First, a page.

How about a dip into the ol' mailbag this week. I guess you can call the e-mail in-box a mailbag.
This week there are two communications I would like to share. The first comes from someone who was out camping last week and was wondering about the three bright objects that formed a triangle in the southwestern sky about an hour after sunset.
The writer thought one of them could be a planet.
Well, he was half right, one of them was a planet, but so was another one of the trio.
The three objects were the planets Saturn (on top of the triangle) and Mars to the right and the bright star Spica on the bottom.
As of tonight (Wednesday) the position of Mars has changed to the other side of the triangle. Also tonight there will be a nice six-day old moon off to the left of the three.
Look in the southwest about an hour after local sunset.
The other question received concerned the sources for all the information I share each week.
Well, there are numerous sources I use to research this column.
The two primary sources are "Astronomy" magazine and a software planetarium program for the computer called "Starry Night."
Starry Night shows the night sky as it will look at any given time, place, or date. Using it I can show what the sky will look like and what will be where and when it will be there.
I can follow the path of the planets and moon from night to night seeing where each will be and what they will be near.
Astronomy magazine also gives information concerning upcoming events in the night sky.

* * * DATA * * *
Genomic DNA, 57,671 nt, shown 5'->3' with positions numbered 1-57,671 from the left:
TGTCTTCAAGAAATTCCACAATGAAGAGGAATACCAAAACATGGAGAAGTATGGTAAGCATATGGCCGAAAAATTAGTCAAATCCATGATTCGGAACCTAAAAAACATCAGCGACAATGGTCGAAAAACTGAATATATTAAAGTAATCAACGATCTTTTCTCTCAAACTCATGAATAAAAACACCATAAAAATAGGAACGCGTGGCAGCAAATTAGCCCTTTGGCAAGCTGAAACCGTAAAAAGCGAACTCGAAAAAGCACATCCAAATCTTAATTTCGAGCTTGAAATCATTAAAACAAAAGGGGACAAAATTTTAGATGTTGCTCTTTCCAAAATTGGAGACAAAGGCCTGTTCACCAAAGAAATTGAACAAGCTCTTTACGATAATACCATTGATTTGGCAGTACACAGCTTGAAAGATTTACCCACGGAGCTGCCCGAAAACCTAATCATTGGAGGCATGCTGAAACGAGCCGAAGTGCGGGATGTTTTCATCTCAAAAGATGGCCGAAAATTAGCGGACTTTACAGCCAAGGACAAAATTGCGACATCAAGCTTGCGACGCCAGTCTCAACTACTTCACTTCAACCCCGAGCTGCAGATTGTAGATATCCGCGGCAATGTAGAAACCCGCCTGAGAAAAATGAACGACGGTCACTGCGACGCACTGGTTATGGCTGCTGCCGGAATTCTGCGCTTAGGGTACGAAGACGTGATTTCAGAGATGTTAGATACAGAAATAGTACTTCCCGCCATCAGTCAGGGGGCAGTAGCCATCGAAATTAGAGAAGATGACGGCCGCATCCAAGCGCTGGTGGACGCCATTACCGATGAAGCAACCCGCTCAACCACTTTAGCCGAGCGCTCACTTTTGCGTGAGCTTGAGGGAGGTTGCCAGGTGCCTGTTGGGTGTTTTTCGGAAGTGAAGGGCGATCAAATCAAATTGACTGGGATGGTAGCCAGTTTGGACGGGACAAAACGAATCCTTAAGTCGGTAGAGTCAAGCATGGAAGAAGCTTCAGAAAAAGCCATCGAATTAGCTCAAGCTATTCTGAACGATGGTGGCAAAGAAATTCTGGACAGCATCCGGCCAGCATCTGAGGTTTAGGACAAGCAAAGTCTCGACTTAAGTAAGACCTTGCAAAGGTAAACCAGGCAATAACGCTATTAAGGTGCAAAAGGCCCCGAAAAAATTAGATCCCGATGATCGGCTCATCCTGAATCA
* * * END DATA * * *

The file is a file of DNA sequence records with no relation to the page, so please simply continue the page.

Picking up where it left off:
Another source is "Star Date" magazine from the University of Texas at Austin's McDonald Planetarium. So is "Sky Watch" magazine published by "Sky and Telescope." All can be accessed on-line.
I subscribe to a monthly publication from the Abrams Planetarium at the University of Michigan. They publish a monthly sky calendar with lots of very useful information.
Not to mention numerous on-line locations providing astronomical information. If you would like a list, send a request to: firstname.lastname@example.org and I will forward you some of the other sources I use.
SKY WATCH: First quarter moon, Friday, Aug. 24. Also on Friday the outer gas giant planet Neptune will be at opposition, meaning it is opposite the sun in the sky and will be visible all night. Neptune is too dim to be seen without some sort of magnification help like binoculars or a telescope. Locate the boat-shaped constellation Capricornus just to the right of Sagittarius then locate the star on the extreme left end of the boat. Neptune is about 10 degrees further to the right. That is about two field-of-view widths. Neptune will be a small, blue-green dot. For something even further out, how about the planet Pluto -- Pluto is still a planet as far as I am concerned. You won't be able to see it, but at least I can tell where it is. On Sunday evening, Aug. 26, an almost-full moon will be just above the lid of the teapot-shaped constellation Sagittarius. Use binoculars to find M-25, a nice open star cluster one degree to the upper right of the moon. Pluto will be less than one-half a degree below and slightly right of the star cluster. In fact, all three will be in the same binocular field of view, but again, you won't see Pluto, it is way too dim. But, at least you will know where it is.
NEXT WEEK: More astronomical blathering.